Archive for May, 2009

Once in a Lifetime.

May 15, 2009

A few nights ago I, along with about sixty thousand other people, braved the 105 degree desert heat and had the unbelievable privilege of hearing our incredibly smart, eloquent and funny President speak in person at Arizona State University’s Commencement Ceremony. The hour-long trek to the stadium and through security, as well as the five hours spent waiting for the ceremony to begin, were well worth it in the end. There is a lot to be said about a man who graciously makes a compelling and beautifully executed speech to honor a university that had blatantly disrespected him. Not only that, but he took the opportunity to drive home an important message that we need to stop being satisfied with fancy titles and statuses of accomplishment, and that our personal successes are worth nothing if we don’t use them to create solutions to the global issues that our generation is to inherit. His speech is transcribed in its entirety at the Huffington Post (although they left out the joke he slipped in about how Michelle agrees that he hasn’t done enough and has a list of things to do waiting when he gets home, which everyone there loved) but here are a few highlights.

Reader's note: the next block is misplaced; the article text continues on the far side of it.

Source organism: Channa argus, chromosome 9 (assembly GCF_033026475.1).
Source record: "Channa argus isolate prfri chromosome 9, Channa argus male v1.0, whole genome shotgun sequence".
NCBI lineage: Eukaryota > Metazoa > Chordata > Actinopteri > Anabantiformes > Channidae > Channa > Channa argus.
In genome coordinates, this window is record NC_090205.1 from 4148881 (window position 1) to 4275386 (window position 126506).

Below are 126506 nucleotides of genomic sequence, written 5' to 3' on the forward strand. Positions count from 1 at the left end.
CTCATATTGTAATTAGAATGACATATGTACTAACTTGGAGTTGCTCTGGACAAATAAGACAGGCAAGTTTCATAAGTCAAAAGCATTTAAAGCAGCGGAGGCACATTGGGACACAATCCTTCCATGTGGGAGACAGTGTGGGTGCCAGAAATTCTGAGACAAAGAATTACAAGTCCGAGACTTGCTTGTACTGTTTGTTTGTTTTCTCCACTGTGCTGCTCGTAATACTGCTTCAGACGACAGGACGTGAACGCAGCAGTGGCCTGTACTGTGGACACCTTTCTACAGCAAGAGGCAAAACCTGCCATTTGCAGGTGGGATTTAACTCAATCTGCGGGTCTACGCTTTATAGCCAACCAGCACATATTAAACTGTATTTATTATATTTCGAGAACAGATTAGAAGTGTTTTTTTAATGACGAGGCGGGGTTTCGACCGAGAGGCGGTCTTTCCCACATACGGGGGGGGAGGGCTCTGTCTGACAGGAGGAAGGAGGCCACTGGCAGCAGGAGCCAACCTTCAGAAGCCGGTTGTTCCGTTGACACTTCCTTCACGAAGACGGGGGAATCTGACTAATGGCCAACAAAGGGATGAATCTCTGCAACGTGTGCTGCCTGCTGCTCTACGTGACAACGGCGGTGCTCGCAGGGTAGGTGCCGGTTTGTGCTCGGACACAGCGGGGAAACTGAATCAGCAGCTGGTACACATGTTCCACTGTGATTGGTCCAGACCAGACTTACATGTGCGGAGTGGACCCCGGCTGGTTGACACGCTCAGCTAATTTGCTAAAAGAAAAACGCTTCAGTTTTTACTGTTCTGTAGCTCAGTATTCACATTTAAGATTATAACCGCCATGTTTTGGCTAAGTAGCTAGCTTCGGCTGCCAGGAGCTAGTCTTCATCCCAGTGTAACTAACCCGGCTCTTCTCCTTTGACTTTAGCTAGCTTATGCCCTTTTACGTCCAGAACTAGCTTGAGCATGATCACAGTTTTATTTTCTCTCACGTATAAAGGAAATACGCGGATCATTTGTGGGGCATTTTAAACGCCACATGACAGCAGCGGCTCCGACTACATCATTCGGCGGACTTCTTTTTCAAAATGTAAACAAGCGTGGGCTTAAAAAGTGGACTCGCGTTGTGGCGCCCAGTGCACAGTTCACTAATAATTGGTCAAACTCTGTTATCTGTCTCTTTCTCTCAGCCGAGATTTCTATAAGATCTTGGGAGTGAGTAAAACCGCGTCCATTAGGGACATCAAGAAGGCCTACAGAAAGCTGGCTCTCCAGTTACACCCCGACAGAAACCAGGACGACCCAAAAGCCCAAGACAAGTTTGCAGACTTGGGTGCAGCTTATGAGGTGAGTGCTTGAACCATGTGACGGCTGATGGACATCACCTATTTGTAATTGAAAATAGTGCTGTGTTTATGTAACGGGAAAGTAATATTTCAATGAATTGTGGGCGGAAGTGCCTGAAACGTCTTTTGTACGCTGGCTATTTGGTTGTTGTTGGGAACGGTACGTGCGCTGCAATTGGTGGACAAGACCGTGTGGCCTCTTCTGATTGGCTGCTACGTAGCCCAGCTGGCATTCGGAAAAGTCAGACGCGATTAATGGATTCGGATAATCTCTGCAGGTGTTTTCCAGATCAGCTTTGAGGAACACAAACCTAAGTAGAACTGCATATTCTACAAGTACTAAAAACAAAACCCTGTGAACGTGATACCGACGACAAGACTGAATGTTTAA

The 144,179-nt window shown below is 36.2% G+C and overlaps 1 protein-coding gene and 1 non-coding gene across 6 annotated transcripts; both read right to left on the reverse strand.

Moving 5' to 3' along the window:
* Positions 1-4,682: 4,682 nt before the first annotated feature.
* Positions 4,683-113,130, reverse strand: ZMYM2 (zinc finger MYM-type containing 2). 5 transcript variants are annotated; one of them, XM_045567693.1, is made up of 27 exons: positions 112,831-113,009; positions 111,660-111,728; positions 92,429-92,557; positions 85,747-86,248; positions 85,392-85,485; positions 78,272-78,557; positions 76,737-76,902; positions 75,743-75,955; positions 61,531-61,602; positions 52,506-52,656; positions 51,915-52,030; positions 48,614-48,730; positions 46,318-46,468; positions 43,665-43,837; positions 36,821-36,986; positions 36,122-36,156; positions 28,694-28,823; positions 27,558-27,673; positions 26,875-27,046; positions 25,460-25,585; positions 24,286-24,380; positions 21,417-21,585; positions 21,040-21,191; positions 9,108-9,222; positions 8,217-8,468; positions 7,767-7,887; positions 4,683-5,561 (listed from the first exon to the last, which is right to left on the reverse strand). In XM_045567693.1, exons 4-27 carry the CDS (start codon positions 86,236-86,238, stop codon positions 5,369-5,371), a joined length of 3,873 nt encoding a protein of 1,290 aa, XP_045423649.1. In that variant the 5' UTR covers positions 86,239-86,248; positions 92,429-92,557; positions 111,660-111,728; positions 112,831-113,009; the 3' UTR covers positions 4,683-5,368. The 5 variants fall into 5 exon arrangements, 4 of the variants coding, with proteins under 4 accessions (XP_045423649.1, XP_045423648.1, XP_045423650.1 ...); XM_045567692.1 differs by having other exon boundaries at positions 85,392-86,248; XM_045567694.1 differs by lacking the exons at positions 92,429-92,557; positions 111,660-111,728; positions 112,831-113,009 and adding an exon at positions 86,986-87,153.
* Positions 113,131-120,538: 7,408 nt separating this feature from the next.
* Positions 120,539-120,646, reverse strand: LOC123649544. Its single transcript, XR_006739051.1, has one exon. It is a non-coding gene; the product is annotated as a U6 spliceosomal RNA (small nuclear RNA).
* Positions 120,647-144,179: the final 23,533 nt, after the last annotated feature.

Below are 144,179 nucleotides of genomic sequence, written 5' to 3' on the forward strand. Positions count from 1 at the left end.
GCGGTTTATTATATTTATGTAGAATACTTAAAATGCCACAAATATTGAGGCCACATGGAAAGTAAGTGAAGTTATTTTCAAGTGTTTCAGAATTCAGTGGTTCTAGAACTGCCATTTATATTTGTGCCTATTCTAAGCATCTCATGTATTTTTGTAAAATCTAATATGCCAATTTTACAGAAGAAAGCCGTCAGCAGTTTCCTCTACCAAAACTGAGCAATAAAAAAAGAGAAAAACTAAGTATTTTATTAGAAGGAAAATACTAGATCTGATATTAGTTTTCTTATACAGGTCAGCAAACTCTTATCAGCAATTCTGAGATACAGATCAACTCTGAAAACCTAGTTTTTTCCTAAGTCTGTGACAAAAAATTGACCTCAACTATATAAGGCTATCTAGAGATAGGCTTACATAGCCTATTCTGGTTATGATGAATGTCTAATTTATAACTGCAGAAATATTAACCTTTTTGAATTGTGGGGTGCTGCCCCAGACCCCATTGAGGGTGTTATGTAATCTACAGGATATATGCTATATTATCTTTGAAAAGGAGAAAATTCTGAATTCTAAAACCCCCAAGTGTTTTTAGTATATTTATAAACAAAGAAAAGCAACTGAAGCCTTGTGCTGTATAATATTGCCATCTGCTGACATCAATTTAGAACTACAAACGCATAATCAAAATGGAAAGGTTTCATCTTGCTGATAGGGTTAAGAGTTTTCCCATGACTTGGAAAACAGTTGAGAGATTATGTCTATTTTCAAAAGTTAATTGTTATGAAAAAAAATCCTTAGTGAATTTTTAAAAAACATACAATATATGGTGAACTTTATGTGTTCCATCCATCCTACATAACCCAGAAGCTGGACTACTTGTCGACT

“It’s in chasing titles and status – in worrying about the next election rather than the national interest and the interests of those they represent – that politicians so often lose their way in Washington. It was in pursuit of gaudy short-term profits, and the bonuses that come with them, that so many folks lost their way on Wall Street. The leaders we revere, the businesses that last – they are not the result of narrow pursuit of popularity or personal advancement, but of devotion to some bigger purpose – the preservation of the Union or the determination to lift a country out of depression; the creation of a quality product or a commitment to your customers, your workers, your shareholders and your community.”